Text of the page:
Until you know how your body responds to your Austedo dosage, be careful performing tasks that require you to be alert. These may include driving or operating heavy machinery. This is because Austedo can cause you to be tired or have reduced reaction time.
If you have questions about how to take Austedo, talk with your doctor.
ACCESSIBLE DRUG LABELS AND CONTAINERS
If you’re having trouble reading your prescription label, talk with your doctor or pharmacist. Some pharmacies offer labels with large print, braille, or a code you scan with a smartphone to convert text to speech. If your local pharmacy doesn’t have these options, your doctor or pharmacist might be able to recommend a pharmacy that does.
If you’re having trouble opening medication bottles, ask your pharmacist about putting Austedo in an easy-open container. They also may recommend tools that can make it easier to open bottles.
If you miss your dose of Austedo, take it as soon as you remember. However, if it’s close to the time to take your next dose, skip the missed dose. Then, take your next dose at the regularly scheduled time.
You should not take two doses of Austedo at once. Doing so can increase your risk of serious side effects. (For more information about side effects of Austedo, see this article.)
If you miss your Austedo dose for more than 1 week, do not take another dose until talking with your doctor. They may restart your Austedo treatment with a different dosage.
If you take more Austedo than your doctor prescribes, you may develop serious side effects. It’s important that you don’t take more Austedo than your doctor advises.
Symptoms of an overdose
Overdose symptoms of Austedo can include:
- nausea and vomiting
- low blood pressure
- redness or discoloration of the skin
- rolling of your eyes upward and back
- involuntary muscle spasms
If you take more than the recommended amount of Austedo
Call your doctor right away if you believe you’ve taken too much Austedo. Another option is to call the American Association of Poison Control Centers at 800-222-1222 or use its online tool. If you have severe symptoms, immediately call 911 or your local emergency number, or go to the nearest emergency room.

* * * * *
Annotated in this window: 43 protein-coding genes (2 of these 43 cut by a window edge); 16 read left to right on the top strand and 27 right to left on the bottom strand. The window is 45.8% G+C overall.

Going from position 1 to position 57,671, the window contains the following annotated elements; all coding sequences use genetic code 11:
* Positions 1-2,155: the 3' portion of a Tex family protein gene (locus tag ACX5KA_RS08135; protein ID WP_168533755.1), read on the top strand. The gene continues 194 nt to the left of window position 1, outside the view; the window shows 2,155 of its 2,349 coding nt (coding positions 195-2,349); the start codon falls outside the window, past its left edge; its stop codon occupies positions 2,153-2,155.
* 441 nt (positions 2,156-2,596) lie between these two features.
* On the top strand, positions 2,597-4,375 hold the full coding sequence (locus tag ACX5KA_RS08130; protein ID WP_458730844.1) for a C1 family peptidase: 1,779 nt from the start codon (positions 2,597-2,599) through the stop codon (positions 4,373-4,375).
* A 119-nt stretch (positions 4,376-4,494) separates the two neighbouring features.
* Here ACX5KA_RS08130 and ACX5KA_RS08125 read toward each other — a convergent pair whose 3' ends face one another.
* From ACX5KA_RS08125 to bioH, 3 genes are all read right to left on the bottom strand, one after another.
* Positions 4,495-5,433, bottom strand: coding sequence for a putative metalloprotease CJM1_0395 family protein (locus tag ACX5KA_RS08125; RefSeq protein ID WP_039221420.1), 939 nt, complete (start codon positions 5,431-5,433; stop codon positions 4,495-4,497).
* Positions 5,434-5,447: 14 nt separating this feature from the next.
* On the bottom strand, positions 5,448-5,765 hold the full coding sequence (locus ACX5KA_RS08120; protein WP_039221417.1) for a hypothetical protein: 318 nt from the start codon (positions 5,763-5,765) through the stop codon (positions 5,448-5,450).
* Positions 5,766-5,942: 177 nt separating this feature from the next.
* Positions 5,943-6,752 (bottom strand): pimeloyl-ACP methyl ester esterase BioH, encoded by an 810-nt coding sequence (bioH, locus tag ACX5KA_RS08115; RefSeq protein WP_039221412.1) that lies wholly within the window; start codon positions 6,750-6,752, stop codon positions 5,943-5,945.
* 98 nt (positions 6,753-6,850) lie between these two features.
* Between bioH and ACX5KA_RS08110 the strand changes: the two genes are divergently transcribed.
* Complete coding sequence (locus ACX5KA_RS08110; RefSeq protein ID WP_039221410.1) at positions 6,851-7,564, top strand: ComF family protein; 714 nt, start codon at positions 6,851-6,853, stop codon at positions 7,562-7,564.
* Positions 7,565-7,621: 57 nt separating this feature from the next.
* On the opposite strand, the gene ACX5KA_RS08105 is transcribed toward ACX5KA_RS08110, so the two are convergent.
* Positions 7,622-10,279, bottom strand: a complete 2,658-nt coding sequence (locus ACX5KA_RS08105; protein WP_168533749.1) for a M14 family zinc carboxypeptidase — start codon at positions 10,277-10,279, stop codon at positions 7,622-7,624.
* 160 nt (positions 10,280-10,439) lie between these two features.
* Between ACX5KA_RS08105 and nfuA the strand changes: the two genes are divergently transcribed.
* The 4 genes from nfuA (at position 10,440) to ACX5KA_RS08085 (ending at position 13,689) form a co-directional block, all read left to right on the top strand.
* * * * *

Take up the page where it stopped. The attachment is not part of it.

The dosages in this article are typical dosages provided by the drug manufacturer. If your doctor recommends Austedo for you, they’ll prescribe the dosage that’s right for you. If you have questions about the dosage of Austedo that’s best for you, talk with your doctor.
Besides learning about dosage, you may want other information about Austedo. These additional articles might be helpful to you:
- More about Austedo. For information about other aspects of Austedo, refer to this article.
- Side effects. To learn about side effects of Austedo, see this article. You can also look at the Austedo prescribing information.
- Drug comparison. Find out how Austedo compares with Ingrezza and Xenazine.
- Details about your condition. For details about tardive dyskinesia and chorea see our list of neurology and neuroscience articles.
Disclaimer: Medical News Today has made every effort to make certain that all information is factually correct, comprehensive, and up to date. However, this article should not be used as a substitute for the knowledge and expertise of a licensed healthcare professional. You should always consult your doctor or another healthcare professional before taking any medication. The drug information contained herein is subject to change and is not intended to cover all possible uses, directions, precautions, warnings, drug interactions, allergic reactions, or adverse effects. The absence of warnings or other information for a given drug does not indicate that the drug or drug combination is safe, effective, or appropriate for all patients or all specific uses.